Gross profit versus gross margin, or gross profit margin, is the difference between how income after costs is expressed; gross profit reflects the flat number and margin refers to this figure as a percentage.
Gross profit is computed as the total amount of revenue in sales minus the cost of the goods sold.
Costs may include labour, materials, packaging, freight, utilities and expenses occurred to store the product, warehousing and depreciation on equipment. These are considered variable expenses because they may change with the type of product.
Fixed Expenses vs Variable Expenses
Fixed expenses are those which remain unchanged and are more in the nature of company operating expenses, such as administrative salaries, office rental and utilities. Variable expenses are counted as part of the costs of the goods sold in the gross profit equation; fixed expenses are not.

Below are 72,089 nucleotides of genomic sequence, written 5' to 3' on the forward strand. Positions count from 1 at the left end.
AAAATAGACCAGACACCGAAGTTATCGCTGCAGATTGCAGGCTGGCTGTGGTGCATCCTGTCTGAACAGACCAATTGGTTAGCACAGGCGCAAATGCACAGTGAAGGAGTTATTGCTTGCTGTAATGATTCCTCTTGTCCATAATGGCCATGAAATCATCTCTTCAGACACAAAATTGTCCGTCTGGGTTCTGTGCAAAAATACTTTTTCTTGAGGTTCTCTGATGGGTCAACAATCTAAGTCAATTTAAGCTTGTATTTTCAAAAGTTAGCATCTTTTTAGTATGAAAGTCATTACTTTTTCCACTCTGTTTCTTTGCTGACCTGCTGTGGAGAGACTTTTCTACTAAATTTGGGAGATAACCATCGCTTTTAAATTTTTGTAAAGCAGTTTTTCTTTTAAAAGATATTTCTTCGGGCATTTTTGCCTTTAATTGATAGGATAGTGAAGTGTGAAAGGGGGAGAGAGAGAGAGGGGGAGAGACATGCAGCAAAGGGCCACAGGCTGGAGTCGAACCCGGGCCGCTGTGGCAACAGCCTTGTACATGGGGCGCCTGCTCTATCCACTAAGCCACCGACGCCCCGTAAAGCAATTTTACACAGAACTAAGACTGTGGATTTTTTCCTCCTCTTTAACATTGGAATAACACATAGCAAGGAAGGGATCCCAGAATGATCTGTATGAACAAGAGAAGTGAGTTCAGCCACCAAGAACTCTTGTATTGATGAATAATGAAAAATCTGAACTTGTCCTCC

Gross Profit Margin
Gross profit margin is the percentage of sales remaining after the direct costs, and is computed as the gross profit divided by the sales. The higher the percentage, the more money is left for the other, or fixed, expenses. This equates to the general health or profitability of the company.
Investors and Gross Profit Margin
Financial investors are also interested in the gross profit margin of a company to determine whether it is able to meet its short-term debt and liabilities, and therefore likely to be a good investment.